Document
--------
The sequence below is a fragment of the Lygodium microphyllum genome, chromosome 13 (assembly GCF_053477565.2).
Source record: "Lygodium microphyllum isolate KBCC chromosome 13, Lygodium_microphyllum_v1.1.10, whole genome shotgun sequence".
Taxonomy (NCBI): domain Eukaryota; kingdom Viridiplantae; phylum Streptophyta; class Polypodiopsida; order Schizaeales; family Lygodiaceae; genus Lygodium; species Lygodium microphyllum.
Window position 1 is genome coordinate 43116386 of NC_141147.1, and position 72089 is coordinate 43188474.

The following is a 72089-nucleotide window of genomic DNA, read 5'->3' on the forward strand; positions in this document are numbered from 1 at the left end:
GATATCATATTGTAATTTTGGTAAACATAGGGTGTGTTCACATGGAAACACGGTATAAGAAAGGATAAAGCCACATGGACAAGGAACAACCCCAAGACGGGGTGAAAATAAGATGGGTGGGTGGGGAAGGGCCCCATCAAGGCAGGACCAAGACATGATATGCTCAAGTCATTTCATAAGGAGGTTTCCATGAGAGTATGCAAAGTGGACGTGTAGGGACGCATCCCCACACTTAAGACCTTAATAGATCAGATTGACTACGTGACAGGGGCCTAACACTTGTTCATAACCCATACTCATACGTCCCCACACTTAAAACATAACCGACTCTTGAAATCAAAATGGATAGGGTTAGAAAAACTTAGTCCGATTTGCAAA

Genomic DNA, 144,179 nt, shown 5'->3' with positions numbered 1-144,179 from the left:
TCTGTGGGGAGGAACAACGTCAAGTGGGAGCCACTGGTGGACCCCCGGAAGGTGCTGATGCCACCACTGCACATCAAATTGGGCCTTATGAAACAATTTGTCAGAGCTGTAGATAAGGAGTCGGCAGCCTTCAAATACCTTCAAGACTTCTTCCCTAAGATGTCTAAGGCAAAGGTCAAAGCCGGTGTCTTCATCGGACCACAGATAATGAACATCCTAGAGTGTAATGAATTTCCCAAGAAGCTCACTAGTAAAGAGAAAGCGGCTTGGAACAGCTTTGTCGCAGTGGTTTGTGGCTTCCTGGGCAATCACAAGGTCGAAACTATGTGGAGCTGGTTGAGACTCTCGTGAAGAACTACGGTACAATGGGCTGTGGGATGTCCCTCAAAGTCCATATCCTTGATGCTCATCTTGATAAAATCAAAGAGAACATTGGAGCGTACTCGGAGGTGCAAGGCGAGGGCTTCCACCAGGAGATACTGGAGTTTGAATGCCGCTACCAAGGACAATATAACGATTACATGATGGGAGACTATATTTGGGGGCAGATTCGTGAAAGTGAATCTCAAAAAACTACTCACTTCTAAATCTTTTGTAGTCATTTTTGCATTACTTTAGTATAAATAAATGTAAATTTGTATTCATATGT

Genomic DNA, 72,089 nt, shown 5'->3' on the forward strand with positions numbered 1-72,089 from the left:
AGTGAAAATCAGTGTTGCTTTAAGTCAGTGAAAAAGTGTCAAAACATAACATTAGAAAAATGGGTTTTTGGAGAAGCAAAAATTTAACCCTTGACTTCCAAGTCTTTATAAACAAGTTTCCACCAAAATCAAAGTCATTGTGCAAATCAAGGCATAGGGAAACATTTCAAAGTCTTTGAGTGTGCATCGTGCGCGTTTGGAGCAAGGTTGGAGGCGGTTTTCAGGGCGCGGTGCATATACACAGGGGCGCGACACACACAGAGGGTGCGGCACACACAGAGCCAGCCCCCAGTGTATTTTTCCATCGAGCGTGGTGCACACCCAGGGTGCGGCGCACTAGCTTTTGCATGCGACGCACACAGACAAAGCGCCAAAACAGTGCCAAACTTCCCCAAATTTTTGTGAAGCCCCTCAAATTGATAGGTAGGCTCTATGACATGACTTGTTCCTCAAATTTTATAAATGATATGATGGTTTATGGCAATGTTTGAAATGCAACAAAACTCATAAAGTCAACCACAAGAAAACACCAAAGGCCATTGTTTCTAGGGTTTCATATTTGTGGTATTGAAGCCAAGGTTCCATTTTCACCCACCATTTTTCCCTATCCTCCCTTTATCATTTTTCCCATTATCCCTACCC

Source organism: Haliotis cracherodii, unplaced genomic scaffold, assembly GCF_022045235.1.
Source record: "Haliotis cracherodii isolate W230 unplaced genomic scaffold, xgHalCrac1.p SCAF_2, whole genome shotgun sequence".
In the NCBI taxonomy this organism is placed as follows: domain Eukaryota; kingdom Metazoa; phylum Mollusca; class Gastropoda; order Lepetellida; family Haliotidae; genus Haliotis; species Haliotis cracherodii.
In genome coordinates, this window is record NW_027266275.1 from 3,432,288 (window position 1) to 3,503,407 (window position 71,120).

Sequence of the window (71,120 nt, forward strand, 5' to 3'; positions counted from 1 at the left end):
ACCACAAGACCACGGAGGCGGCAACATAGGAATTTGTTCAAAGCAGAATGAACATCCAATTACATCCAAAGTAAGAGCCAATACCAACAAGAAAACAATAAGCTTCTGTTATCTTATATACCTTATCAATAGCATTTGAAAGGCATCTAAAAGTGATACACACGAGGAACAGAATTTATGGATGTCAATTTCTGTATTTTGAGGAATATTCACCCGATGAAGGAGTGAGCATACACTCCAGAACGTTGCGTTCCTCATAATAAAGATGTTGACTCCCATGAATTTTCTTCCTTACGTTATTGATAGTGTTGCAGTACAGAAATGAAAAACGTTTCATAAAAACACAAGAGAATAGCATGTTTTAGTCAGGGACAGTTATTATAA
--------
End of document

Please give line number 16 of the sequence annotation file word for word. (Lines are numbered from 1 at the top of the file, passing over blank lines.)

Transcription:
ACCACAAGACCACGGAGGCGGCAACATAGGAATTTGTTCAAAGCAGAATGAACATCCAATTACATCCAAAGTAAGAGCCAATACCAACAAGAAAACAATAAGCTTCTGTTATCTTATATACCTTATCAATAGCATTTGAAAGGCATCTAAAAGTGATACACACGAGGAACAGAATTTATGGATGTCAATTTCTGTATTTTGAGGAATATTCACCCGATGAAGGAGTGAGCATACACTCCAGAACGTTGCGTTCCTCATAATAAAGATGTTGACTCCCATGAATTTTCTTCCTTACGTTATTGATAGTGTTGCAGTACAGAAATGAAAAACGTTTCATAAAAACACAAGAGAATAGCATGTTTTAGTCAGGGACAGTTATTATAA